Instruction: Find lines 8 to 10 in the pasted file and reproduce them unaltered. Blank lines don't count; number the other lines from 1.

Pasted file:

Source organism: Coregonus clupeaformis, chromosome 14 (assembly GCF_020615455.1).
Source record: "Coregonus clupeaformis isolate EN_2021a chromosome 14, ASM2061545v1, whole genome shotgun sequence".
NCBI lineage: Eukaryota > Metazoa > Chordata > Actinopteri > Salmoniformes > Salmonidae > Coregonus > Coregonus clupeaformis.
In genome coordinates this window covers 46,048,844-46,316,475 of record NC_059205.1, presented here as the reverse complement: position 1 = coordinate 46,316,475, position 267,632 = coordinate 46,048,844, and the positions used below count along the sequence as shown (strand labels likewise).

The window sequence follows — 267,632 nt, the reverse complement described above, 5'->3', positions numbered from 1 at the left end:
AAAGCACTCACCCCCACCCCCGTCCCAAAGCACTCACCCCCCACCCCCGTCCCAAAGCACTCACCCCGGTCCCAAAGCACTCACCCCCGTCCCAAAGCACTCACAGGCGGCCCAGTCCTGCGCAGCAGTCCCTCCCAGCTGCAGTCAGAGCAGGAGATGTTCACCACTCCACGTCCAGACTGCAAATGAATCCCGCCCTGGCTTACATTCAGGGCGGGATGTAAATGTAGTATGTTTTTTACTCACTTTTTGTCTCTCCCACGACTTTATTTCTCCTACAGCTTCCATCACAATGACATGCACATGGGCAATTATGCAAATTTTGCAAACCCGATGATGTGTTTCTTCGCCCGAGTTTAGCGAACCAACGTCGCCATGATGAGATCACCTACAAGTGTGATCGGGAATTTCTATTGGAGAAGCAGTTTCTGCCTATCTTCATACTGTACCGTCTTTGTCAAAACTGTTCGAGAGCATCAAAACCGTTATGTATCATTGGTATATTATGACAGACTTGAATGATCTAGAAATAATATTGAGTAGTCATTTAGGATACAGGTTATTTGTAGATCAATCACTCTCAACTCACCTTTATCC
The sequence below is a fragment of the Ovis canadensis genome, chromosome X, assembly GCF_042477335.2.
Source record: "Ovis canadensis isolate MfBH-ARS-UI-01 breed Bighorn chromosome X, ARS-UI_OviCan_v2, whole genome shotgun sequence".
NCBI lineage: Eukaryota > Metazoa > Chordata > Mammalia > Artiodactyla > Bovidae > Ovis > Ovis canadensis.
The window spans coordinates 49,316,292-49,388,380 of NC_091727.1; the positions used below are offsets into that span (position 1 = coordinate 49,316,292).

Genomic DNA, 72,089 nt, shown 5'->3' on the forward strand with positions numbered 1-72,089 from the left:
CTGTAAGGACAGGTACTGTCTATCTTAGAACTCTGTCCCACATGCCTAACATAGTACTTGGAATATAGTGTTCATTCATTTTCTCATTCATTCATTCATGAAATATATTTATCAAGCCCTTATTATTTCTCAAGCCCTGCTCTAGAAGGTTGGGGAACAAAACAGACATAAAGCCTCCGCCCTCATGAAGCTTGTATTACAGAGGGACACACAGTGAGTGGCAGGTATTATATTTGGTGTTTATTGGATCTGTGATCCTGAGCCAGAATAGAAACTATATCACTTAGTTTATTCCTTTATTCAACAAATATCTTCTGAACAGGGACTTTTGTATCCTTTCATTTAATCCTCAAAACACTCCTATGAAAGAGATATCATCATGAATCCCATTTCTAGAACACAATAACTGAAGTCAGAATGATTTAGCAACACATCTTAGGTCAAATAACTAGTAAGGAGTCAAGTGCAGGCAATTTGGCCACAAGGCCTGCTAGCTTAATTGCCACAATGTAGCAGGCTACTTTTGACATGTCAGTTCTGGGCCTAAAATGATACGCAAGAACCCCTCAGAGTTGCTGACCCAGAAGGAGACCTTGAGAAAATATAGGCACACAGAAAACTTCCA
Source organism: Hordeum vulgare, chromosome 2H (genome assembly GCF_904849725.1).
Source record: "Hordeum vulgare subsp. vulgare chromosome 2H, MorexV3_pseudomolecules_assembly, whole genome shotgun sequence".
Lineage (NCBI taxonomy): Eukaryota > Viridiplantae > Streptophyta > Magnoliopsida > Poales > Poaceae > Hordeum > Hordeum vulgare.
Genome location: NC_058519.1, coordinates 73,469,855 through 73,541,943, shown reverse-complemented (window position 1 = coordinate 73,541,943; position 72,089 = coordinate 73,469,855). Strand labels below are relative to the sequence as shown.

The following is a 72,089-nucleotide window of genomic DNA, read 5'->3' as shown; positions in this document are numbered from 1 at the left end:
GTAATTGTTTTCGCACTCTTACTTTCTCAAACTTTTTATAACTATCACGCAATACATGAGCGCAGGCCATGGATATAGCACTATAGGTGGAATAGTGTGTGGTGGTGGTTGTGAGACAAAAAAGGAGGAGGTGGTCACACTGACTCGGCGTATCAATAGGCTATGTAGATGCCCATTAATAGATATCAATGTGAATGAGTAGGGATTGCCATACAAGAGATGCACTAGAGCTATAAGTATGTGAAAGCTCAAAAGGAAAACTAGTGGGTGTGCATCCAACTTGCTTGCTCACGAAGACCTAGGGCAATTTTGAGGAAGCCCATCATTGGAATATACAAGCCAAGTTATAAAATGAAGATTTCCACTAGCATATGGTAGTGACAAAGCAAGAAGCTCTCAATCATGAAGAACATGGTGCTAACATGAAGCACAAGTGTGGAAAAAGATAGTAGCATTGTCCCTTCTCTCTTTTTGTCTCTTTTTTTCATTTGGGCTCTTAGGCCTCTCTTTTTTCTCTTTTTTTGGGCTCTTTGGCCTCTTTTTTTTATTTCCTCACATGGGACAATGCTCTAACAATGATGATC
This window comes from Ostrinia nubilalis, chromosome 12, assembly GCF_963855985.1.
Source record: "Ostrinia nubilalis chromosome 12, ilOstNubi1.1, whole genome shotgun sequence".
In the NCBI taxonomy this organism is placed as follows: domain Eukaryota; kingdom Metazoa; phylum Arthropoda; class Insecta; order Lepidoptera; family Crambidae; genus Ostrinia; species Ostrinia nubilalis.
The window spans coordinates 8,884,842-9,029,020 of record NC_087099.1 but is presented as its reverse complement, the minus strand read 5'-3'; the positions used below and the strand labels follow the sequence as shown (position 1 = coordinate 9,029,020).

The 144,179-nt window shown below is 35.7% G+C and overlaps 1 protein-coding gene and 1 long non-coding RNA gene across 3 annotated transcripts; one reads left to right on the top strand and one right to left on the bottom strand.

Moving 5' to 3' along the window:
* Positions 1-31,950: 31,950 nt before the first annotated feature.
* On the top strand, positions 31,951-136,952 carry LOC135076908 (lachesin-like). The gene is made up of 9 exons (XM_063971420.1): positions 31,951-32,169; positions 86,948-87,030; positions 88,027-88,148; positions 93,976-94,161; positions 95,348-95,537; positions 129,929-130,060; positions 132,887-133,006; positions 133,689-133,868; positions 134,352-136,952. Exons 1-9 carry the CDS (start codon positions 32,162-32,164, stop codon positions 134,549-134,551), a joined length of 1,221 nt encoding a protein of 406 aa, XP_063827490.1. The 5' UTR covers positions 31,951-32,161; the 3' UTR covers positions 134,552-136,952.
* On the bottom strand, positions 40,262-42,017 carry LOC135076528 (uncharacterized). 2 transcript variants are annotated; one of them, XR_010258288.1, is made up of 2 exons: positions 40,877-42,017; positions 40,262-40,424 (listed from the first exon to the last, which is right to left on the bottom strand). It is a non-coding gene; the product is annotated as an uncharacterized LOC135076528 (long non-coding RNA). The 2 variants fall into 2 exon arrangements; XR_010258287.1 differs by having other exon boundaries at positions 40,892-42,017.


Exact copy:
Source record: "Ovis canadensis isolate MfBH-ARS-UI-01 breed Bighorn chromosome X, ARS-UI_OviCan_v2, whole genome shotgun sequence".
NCBI lineage: Eukaryota > Metazoa > Chordata > Mammalia > Artiodactyla > Bovidae > Ovis > Ovis canadensis.
The window spans coordinates 49,316,292-49,388,380 of NC_091727.1; the positions used below are offsets into that span (position 1 = coordinate 49,316,292).